At the end of the write as post-test session, a questionnaire was administered to the students to explore their perceptions regarding the use of handouts during animated lectures. The questionnaire was tested for internal consistency (Cronbach's alpha = 0.739) in a group of 16 students prior to its administration. The questionnaire utilized a 5-point Likert scale to assess the perceptions of the students regarding the following aspects of the handouts: (1) quality, (2) usefulness, (3) facilitation of interaction, (4) help in maintaining attention during lectures, (5) preference for use as study material during examinations, and (6) recommendations for future use. Additionally, the students' preferred mode of drawing diagrams during lectures (self-drawing/using handouts/no preference for either method) was elicited. Two open-ended questions on the merits and limitations of illustrative handouts were added for qualitative assessment.

A paired t-test was used to estimate the difference between pre- and posttest scores for Group 1 and Group 2 lectures. The score improvement for each student was calculated as the difference between post- and pretest scores. This was done for both Group 1 and Group 2 lectures. The difference in score improvement between self-drawing and handout sessions was estimated using the Wilcoxon signed-rank test. The Mann–Whitney U-test was used to estimate gender differences in score improvement. The statistical analysis was done using SPSS version 17.0, and P < 0.05 was considered statistically significant.


  Results Top


The study group comprised 150 students 60 male (40%) and 90 females (60%). Scores from 135 students who attended all the four test sessions were taken into consideration for statistical analysis. There was a significant improvement in posttest scores for both Group 1 and Group 2 lectures [Table 1]. The score improvement was significantly higher for the handout session when compared to the self-drawing session [Table 2]. There were no significant differences in score improvement between male and female students for both Group 1 and Group 2 lectures [Table 3] and [Table 4].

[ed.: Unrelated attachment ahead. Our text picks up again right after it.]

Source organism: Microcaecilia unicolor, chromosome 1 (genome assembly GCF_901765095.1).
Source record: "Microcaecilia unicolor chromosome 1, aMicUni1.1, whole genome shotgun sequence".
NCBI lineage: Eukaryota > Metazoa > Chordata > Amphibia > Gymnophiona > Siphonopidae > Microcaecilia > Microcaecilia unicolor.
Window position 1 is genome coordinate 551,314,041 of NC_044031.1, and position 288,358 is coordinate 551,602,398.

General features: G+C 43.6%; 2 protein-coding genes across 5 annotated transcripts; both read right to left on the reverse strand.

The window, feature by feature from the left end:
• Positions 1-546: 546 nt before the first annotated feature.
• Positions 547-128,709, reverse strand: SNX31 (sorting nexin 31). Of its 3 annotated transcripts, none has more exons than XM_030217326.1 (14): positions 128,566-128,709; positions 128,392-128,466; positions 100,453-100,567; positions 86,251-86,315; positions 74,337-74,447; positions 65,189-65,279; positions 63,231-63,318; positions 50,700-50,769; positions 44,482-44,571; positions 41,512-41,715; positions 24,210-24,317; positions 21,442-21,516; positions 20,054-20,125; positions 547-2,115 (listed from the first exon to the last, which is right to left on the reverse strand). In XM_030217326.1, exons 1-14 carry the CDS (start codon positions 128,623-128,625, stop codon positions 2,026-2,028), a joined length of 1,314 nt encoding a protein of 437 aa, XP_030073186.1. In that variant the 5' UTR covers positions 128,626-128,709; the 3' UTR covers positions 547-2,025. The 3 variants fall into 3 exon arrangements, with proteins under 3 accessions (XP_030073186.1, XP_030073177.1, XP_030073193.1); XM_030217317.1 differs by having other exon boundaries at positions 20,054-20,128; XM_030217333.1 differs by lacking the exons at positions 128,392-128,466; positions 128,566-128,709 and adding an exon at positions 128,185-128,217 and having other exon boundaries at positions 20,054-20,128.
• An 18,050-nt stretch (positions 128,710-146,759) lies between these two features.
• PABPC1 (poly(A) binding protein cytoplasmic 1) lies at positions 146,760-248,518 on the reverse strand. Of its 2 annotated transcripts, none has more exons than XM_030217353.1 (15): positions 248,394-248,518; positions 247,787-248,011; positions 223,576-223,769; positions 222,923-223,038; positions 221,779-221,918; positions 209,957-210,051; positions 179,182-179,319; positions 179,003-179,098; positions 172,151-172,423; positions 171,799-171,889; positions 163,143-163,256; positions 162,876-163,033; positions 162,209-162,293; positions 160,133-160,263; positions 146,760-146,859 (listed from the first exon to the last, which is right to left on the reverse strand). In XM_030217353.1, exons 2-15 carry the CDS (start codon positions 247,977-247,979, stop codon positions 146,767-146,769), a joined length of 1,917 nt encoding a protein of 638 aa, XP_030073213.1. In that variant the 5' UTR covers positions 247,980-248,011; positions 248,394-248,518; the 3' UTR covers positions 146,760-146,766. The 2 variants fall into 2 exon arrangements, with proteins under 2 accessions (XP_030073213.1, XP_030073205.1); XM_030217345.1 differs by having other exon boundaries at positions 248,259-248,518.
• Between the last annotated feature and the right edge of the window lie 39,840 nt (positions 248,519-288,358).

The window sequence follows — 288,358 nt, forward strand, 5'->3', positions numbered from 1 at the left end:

Table 1: Pre- and posttest scores for Group 1 and Group 2 lectures

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Table 2: Comparison of score improvement between Group 1 and Group 2 lectures

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Table 3: Gender differences in the score improvement for Group 1 lectures

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Table 4: Gender differences in the score improvement for Group 2 lectures

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A total of 140 students completed the perception questionnaire. The students' perception of the handouts were tabulated [Table 5]. It was noted that more than 80% of the students were favorably inclined (answered either agree or strongly agree) to all six aspects of the handouts that were assessed. There was a strong preference for students to draw using handouts (123 of 140 students, 87.8%). Twelve (8.6%) students preferred to draw on their own and five (3.6%) students did not have a preference for either method. The students' responses to the open-ended questions yielded the following themes regarding the handouts: (1) they were useful in understanding concepts, (2) drawn structures could be conveniently labeled, (3) helpful during examination preparation, and (4) request to share soft-copies of the handout to facilitate repeated practice.
Table 5: Students' perception of illustrative handouts

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  Discussion Top


In the present study, gross anatomy was taught using schematic diagrams with and without the use of handouts in a large group setting. A significant increase in post test scores as compared to pretest scores was noted for handout and self-drawing sessions. The score improvements were significantly greater for the handout sessions as compared to the self-drawing sessions. No significant gender differences in the scores were noted. The students' perceptions about the use of illustrative handouts were positive, and a large majority of them preferred illustrative handouts over self-drawing.